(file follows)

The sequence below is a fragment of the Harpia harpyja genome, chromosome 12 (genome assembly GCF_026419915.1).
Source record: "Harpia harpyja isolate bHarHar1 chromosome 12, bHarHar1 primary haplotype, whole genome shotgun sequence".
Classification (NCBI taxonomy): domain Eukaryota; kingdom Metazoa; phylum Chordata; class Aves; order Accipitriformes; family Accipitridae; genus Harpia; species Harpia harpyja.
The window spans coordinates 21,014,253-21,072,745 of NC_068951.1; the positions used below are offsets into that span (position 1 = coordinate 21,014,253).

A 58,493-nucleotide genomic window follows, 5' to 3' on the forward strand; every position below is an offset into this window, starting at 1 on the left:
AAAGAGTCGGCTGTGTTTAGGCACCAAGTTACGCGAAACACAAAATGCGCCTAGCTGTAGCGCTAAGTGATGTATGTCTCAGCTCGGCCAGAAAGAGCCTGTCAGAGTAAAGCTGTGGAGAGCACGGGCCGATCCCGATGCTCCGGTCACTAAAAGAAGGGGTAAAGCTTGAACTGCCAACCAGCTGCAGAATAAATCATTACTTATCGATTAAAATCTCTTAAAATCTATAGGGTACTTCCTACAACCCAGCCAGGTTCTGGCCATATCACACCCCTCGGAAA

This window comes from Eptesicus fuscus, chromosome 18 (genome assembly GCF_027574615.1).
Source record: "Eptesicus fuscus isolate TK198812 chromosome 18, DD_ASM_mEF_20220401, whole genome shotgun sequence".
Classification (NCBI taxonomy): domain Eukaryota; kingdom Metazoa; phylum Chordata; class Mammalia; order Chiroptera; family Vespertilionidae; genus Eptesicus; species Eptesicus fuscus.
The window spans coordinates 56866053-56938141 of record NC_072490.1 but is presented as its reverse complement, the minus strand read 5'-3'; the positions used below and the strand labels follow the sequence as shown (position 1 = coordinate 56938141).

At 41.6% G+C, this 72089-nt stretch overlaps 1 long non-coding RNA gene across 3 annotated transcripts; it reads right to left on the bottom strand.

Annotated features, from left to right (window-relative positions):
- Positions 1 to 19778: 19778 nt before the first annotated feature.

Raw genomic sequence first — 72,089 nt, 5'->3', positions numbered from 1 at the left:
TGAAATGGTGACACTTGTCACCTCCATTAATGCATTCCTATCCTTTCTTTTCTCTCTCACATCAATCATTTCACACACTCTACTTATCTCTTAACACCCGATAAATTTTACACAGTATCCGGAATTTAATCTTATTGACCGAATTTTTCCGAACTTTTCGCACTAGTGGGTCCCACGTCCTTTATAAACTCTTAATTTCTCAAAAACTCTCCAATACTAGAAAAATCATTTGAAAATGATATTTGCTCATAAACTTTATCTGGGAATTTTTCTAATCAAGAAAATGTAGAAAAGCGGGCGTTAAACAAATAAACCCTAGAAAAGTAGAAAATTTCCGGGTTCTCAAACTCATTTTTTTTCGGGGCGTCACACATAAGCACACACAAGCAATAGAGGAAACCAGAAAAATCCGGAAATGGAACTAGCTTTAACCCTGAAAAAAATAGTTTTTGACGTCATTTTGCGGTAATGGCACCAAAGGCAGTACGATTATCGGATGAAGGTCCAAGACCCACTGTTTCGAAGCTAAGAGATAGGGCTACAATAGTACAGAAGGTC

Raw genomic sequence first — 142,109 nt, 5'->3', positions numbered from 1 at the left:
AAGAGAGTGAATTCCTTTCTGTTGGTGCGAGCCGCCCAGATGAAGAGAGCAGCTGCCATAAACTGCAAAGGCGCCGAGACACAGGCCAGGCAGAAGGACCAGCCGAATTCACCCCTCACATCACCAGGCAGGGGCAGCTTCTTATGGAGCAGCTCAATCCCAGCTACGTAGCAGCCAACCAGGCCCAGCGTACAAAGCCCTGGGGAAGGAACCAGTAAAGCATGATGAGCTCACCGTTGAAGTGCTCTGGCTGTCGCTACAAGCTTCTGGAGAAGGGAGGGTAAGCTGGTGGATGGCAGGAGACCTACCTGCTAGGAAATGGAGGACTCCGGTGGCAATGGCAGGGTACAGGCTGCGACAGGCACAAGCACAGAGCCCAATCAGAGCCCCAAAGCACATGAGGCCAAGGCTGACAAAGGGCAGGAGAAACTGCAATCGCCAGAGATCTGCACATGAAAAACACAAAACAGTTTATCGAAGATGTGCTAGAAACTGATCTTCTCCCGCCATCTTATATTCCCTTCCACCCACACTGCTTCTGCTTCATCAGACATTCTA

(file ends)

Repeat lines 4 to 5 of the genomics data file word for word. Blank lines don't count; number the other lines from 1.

The window spans coordinates 21,014,253-21,072,745 of NC_068951.1; the positions used below are offsets into that span (position 1 = coordinate 21,014,253).

A 58,493-nucleotide genomic window follows, 5' to 3' on the forward strand; every position below is an offset into this window, starting at 1 on the left: